High school senior donates college savings after landing prestigious scholarship
(CNN) -- Joshua Nelson landed a full-ride scholarship to Southeast Missouri State University. Now the Missouri native wants to pay it forward by donating his college savings to another high school senior.
Nelson, a senior at St. Charles West High School, was one of only five students selected for the prestigious President's Scholarship at the university. A total of 288 people applied, according to the City of St Charles School District.
This scholarship, valued at $43,000, will cover tuition and boarding for four years as long as Nelson meets the annual renewal criteria, according to the university. And now that it's paid for, the 18-year-old decided to donate the $1,000 he saved for college to another student in need.
"I feel like it's important to be involved in your community and leaving a legacy," he told We Love St. Charles, a local non-profit community outreach organization. Nelson said he started The Joshua Nelson Leaders in Action Scholarship, which aims"to help multicultural students who are showing leadership, community service and just have great qualities in and out of the classroom."
Throughout his high school career, Nelson has held many leadership roles and engaged in helping other students succeed. He is the president for the school's Multicultural Achievement Council (MAC), a program that encourages historically under-represented students to maximize their academic potential and become college- and career-ready, according to the school's website.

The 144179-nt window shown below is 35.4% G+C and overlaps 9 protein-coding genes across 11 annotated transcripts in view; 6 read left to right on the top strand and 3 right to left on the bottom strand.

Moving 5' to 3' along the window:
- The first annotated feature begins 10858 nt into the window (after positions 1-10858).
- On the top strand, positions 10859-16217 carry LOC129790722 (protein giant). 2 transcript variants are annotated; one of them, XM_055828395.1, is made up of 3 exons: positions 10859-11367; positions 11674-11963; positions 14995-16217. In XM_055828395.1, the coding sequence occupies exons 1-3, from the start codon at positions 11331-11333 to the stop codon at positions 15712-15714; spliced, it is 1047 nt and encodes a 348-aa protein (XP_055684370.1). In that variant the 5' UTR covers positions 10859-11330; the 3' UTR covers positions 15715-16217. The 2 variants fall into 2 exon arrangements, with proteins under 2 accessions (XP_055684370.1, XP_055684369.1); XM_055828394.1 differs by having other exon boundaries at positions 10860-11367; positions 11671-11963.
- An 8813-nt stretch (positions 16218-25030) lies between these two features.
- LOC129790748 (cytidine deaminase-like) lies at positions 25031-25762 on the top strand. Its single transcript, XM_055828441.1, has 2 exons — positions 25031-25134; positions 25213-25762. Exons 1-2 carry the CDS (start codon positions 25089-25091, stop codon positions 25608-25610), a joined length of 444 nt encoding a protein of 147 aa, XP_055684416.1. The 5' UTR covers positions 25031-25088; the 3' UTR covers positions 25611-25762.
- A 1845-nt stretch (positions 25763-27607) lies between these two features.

He is also a member of the National Honor Society, the National Society of Black Engineers and the Black Student Union, according to the university. Outside the classroom, Nelson played on the school's varsity basketball team and tutored kids at the community's Boys and Girls Club.
Nelson is hoping that local businesses and others will feel inspired to match his starting donation so that the new scholarship can help several students. The fund is being managed through the school and the MAC program. Donors can give online through the school's website.
"I think he's an inspiration to some of the other people at the school especially students of color," Harmony Hudson, a classmate of Nelson, told CNN affiliate KDSK. "I don't even think he realizes that he's doing that much for everyone else as well."
Nelson will begin his undergraduate studies this fall at Southeast Missouri, where he will be enrolled in the biomedical sciences program. He plans on continuing his education as he pursues a career in optometry.
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